The domestic pig, known in some areas as the hog, is a domesticated livestock animal, farmed for meat (pork, bacon, ham, sausages, etc.)
Most domestic pigs have rather sparse hair covering on their skin, although woolly coated breeds are known (Mangalitsa pig), and some were popular in the past.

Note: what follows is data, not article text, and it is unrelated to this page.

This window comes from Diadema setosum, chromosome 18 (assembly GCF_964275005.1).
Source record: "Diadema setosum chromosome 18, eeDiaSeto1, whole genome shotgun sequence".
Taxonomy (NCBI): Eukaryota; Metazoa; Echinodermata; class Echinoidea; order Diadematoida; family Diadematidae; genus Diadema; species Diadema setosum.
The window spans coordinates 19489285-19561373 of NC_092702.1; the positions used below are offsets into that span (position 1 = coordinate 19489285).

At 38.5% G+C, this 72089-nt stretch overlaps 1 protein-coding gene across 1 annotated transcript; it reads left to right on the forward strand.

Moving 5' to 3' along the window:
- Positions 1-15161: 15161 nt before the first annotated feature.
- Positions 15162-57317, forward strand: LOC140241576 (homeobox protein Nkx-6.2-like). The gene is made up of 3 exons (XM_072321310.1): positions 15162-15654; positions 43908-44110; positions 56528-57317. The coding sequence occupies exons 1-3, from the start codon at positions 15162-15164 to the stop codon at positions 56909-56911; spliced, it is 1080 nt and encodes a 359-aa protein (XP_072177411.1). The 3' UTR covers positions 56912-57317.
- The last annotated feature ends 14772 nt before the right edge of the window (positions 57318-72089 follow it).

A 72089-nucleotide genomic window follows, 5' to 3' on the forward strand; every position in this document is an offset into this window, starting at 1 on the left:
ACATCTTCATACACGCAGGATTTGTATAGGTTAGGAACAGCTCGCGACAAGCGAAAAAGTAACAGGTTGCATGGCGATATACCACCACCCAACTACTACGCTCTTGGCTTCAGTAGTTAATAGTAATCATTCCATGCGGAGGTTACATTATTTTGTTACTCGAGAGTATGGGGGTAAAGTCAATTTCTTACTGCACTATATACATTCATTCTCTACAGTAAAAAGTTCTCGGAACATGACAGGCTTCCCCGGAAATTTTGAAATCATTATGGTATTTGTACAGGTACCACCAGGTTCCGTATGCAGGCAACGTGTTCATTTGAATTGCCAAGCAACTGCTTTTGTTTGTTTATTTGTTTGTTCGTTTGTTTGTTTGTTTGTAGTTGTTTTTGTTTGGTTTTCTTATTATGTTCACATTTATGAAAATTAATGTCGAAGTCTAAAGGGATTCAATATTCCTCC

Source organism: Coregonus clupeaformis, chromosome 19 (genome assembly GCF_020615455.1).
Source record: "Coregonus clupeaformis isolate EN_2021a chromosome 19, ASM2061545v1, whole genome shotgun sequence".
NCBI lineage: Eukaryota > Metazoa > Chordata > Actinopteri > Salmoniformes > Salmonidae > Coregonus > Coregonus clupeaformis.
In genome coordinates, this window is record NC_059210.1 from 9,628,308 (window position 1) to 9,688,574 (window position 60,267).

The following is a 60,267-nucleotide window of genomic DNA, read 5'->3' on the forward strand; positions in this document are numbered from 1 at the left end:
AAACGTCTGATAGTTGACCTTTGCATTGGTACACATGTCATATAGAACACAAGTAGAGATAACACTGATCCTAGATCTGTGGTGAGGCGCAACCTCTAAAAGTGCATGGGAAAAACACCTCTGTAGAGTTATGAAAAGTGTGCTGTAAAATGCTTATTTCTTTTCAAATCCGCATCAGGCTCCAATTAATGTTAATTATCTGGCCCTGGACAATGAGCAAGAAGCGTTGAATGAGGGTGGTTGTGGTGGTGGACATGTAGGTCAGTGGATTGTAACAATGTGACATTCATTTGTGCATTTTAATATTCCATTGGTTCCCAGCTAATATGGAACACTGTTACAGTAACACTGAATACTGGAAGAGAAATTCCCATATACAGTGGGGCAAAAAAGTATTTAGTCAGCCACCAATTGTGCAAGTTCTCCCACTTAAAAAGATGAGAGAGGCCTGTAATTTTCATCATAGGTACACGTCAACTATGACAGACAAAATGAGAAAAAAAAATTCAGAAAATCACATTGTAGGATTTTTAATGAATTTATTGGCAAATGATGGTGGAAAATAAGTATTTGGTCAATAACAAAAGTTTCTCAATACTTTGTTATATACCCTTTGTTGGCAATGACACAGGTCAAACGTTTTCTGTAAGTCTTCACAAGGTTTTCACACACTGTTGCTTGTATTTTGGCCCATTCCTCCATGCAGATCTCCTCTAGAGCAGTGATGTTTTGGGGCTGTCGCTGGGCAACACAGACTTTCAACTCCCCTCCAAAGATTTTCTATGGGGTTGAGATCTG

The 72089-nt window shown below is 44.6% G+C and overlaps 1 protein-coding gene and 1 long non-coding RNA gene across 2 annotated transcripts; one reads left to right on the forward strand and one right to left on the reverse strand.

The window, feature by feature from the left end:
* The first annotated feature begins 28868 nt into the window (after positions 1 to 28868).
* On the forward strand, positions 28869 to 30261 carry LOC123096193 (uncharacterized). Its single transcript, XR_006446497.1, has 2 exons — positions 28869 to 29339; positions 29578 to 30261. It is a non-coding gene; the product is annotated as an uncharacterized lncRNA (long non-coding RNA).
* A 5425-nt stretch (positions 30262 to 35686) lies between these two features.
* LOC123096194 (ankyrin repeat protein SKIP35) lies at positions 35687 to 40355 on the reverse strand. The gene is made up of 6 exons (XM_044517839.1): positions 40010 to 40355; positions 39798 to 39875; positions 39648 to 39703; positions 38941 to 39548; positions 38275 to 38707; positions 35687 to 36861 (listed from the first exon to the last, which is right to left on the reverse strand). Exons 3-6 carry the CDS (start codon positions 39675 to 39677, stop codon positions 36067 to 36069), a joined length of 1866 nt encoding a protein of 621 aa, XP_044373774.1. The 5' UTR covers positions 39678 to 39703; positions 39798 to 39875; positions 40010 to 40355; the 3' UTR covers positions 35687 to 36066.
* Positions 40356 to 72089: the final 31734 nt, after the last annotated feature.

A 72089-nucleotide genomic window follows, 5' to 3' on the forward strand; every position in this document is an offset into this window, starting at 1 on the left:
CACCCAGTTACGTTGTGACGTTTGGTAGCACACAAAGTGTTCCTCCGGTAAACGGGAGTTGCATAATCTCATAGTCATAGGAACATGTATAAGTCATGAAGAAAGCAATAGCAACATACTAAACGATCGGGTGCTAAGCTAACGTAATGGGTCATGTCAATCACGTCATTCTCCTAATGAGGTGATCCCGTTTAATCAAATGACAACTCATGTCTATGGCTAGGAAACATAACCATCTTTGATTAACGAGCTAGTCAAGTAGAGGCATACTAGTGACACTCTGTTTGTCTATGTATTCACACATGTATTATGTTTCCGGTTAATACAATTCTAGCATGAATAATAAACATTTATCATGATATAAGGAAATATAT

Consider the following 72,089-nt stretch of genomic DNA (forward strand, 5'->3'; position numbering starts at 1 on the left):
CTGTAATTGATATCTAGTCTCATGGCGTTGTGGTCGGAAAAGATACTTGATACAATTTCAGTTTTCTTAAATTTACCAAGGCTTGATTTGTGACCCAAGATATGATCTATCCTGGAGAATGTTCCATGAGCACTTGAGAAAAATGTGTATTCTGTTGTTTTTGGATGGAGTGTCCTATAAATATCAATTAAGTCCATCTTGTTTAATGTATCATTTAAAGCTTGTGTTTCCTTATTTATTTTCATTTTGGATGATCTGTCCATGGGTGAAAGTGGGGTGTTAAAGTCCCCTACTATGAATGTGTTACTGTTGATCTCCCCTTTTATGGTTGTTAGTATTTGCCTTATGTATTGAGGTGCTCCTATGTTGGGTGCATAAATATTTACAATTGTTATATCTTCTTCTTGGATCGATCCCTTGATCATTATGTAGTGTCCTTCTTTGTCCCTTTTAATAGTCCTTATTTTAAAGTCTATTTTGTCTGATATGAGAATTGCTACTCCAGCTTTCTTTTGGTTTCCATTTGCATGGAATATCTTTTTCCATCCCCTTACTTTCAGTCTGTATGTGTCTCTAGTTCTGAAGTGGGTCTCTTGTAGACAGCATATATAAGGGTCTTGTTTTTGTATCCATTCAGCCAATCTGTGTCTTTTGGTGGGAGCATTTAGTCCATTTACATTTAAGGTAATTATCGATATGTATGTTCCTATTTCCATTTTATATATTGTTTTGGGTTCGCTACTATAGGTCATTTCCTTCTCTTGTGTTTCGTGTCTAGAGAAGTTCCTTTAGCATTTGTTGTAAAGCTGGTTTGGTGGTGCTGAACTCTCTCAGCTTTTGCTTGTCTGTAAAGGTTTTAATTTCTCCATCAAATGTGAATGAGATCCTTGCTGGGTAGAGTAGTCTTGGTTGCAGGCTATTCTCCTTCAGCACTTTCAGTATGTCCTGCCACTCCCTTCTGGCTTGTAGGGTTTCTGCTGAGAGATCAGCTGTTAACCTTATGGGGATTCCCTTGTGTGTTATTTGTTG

The domestic pig is most often treated as a subspecies of its wild ancestor, the wild boar, and in this case it is given the scientific name Sus scrofa domesticus. Some taxonomists treat the domestic pig as a separate species, when it is called Sus domesticus, and wild boar is S. scrofa. Wild boar were in human association as early as 13,000–12,700 BP. Escaped domestic pigs have become feral in many parts of the world (for example, New Zealand) and have caused substantial environmental damage.